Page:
Plaintiffs also purport to bring this action pursuant to the Mandamus Act, 28 U.S.C. § 1361, which provides:


The district courts shall have original jurisdiction of any action in the nature of mandamus to compel an officer or employee of the United States or agency thereof to perform a duty owed to the plaintiff.

 The legislative history of the mandamus statute reveals that the statute's construction turns upon traditional mandamus law. Davis, Administrative Law Treatise (1970 Supplement) § 23.10. In Richardson v. United States, supra, the Third Circuit summarized the prior law as follows:


In order for mandamus to issue, a plaintiff must allege that an officer of the Government owes him a legal duty which is a specific, plain ministerial act "devoid of the exercise of judgment or discretion." . . . An act is ministerial only when its performance is positively commanded and so plainly prescribed as to be free from doubt. 465 F.2d at 849 (citations omitted).

 Applying this test, we do not believe that the performance which plaintiffs seek here can be said to be a clear, plain, ministerial act such as is envisioned in the concept of mandamus. To the contrary, the statute clearly commands the defendant not to award survivor annuity benefits to illegitimate children not living in a regular parent-child relationship.

 Plaintiffs argue, however, that mandamus jurisdiction lies when the act of a federal official, although authorized by statute, is alleged to violate the Constitution; specifically in this case, the due process provision of the Fifth Amendment. See Christian v. New York State Department of Labor, Division of Employment, 414 U.S. 614, 617 n.3, 39 L. Ed. 2d 38, 94 S. Ct. 747 (1974); Burnett v. Tolson, 474 F.2d 877, 880-883 (4th Cir. 1973); Martinez v. Richardson, 472 F.2d 1121, 1125 & 1126 n.12 (10th Cir. 1973); Mattern v. Weinberger, 377 F. Supp. 906, 914 (E.D.Pa. 1974). But see Jamieson v. Weinberger, 379 F. Supp. 28, 34 (E.D.Pa. 1974). Plaintiffs cite Richardson v. United States, supra, in support of their proposition. That case involved a taxpayer who sought a writ of mandamus to compel the publication of the budget of the Central Intelligence Agency. The statutory basis for the Secretary of the Treasury's refusal to provide the information was the Central Intelligence Agency Act, 50 U.S.C. § 403a et seq. (1970). Save for the existence of the Act, the Secretary would have been required to give an accounting of the expenditures, as required by the Accounting and Auditing Act of 1950, 31 U.S.C. §§ 66b(a), 1029. The court held that the government could not avoid an otherwise clear statutory duty by invoking the authority of what is challenged as an unconstitutional law. 465 F.2d at 850. However, in this case, absent § 8341(a)(3)(A), there is no statutory duty which requires the agency to award benefits to children in plaintiffs' position.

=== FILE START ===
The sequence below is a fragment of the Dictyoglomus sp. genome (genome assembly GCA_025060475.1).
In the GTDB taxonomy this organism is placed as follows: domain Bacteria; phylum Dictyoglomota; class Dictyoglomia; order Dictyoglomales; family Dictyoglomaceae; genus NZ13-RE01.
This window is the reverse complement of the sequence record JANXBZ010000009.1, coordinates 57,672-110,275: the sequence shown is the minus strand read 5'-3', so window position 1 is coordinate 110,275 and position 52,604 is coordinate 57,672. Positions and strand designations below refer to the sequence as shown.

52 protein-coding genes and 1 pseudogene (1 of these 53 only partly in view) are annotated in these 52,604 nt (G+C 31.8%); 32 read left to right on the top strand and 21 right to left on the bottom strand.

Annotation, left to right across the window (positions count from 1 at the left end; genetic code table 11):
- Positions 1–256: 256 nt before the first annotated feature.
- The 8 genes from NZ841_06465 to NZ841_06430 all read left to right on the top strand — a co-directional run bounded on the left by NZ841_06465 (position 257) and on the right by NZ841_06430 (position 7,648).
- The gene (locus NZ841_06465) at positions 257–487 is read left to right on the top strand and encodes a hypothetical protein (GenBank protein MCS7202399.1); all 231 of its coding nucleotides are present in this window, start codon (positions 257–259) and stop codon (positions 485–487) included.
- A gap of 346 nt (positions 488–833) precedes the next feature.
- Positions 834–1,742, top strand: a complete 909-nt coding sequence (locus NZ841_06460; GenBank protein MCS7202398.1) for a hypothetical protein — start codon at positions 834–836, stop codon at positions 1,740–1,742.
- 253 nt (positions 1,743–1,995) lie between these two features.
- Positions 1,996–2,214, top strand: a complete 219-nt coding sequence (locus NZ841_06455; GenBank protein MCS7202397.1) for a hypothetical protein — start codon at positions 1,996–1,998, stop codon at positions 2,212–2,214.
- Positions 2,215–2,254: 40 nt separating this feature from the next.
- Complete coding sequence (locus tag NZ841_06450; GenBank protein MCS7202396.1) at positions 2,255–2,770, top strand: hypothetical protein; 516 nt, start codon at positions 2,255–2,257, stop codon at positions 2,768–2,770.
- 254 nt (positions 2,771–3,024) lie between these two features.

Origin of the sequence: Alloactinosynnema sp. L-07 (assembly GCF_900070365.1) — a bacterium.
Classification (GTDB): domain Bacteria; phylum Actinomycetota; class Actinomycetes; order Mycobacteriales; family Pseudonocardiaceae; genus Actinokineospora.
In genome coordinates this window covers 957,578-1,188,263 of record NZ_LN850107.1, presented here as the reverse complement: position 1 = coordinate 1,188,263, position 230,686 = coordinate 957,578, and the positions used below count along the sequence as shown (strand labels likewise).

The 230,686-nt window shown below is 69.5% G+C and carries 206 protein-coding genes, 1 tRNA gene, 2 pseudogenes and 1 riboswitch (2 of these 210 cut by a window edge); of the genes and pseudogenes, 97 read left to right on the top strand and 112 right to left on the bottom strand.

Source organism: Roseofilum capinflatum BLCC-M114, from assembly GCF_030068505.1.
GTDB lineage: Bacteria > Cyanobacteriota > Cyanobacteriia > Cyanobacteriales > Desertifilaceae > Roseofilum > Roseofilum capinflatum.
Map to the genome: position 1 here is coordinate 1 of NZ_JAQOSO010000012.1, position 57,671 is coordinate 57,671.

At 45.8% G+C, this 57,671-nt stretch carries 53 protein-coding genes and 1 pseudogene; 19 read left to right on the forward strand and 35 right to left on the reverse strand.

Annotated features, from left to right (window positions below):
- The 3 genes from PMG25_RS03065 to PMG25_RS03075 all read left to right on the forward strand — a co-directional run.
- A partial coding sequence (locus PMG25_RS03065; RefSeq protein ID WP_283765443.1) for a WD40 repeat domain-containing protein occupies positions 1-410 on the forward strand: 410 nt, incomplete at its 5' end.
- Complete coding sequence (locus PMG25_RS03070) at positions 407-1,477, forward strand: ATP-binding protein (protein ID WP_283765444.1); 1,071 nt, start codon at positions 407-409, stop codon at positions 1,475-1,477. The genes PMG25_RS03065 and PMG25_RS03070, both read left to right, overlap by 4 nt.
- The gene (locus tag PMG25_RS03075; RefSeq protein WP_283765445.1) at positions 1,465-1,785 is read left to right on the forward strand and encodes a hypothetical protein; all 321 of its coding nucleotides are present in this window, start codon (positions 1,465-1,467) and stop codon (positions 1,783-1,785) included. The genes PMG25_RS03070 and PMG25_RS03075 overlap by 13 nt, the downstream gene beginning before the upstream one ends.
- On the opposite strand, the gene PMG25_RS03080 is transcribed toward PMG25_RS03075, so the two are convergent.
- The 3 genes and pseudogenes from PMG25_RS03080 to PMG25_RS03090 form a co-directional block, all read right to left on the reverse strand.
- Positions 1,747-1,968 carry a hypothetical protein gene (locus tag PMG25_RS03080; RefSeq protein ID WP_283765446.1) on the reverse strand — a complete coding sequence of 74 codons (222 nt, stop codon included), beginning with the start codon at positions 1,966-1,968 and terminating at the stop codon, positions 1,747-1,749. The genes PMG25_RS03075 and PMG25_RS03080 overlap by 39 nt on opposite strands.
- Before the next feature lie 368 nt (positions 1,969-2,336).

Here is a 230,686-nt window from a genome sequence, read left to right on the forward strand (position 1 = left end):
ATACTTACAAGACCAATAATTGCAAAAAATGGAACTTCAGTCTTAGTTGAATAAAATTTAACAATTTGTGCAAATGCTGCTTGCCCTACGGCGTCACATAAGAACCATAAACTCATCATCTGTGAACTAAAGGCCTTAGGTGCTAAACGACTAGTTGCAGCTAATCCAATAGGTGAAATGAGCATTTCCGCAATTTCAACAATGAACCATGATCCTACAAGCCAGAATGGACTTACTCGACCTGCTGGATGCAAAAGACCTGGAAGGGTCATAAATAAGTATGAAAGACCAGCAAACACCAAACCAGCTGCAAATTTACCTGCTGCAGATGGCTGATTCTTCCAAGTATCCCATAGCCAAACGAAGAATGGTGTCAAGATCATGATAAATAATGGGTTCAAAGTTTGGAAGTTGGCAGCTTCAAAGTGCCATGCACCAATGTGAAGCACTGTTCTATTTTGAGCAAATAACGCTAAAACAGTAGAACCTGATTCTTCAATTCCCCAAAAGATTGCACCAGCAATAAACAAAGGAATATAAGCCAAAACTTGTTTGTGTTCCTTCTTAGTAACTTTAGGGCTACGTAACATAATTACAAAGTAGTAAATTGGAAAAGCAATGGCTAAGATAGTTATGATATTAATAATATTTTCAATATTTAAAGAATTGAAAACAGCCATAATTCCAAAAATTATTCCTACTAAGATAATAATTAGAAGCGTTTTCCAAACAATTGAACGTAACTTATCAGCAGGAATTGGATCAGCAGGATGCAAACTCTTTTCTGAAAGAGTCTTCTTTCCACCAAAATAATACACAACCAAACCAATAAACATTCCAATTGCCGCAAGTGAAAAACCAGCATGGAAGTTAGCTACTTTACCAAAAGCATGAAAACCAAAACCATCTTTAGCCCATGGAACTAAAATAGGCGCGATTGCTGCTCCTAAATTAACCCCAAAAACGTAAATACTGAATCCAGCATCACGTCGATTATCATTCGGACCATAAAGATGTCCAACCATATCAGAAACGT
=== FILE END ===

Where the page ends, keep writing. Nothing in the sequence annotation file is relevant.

The Court is not unmindful of the recent decision of Judge Newcomer of this District, in the case of Rhodes v. Weinberger, 388 F. Supp. 437, 443 (E.D.Pa. 1975), which held that mandamus was available as a jurisdictional basis for the plaintiffs' claim. In that case, certain classes of illegitimate minors were denied social security insurance benefits. The court found the provision in question to be constitutionally invalid, relying on Jimenez v. Weinberger, 417 U.S. 628, 41 L. Ed. 2d 363, 94 S. Ct. 2496 (1974), in which the Supreme Court had struck down a restriction identical to the one before the Rhodes court. With all due respect to the reasoning that was provided to support the conclusion in Rhodes, this Court does not believe that mandamus lies in the absence of a clear statutory duty. Unlike the case at hand, the Rhodes court had the benefit of the Supreme Court's holding in Jimenez. The Supreme Court has not so ruled as to § 8341(a)(3)(A), and to do so would require this Court to rule on the merits in order to decide the jurisdictional question.

 Finally, the Third Circuit, in Spock v. David, 469 F.2d 1047, 1050 (3d Cir. 1972) (Spock I), addressed the question of whether, absent a clear statutory duty, mandamus will lie to compel federal officers to cease from enforcing an alleged unconstitutional statute, or to prohibit unconstitutional actions. The plaintiffs, political candidates and pamphleteers, who were barred by federal officials from entering the Fort Dix Military Reservation in New Jersey, brought an action for an injunction against interference with civil rights protected by the First Amendment. In its rejection of the Mandamus Act as a basis of jurisdiction, the Court stated:


28 U.S.C. § 1361 is one of the grants of federal jurisdiction to which no jurisdictional amount is attached. But by no fair reading could the complaint be construed as alleging an action in mandamus to compel David and Laird to perform a duty owed to the plaintiffs. Under plaintiffs' theory in the complaint defendants are acting outside their authority. It sets forth a suit in equity for an injunction against interference with civil rights protected by the first amendment. 469 F.2d at 1050.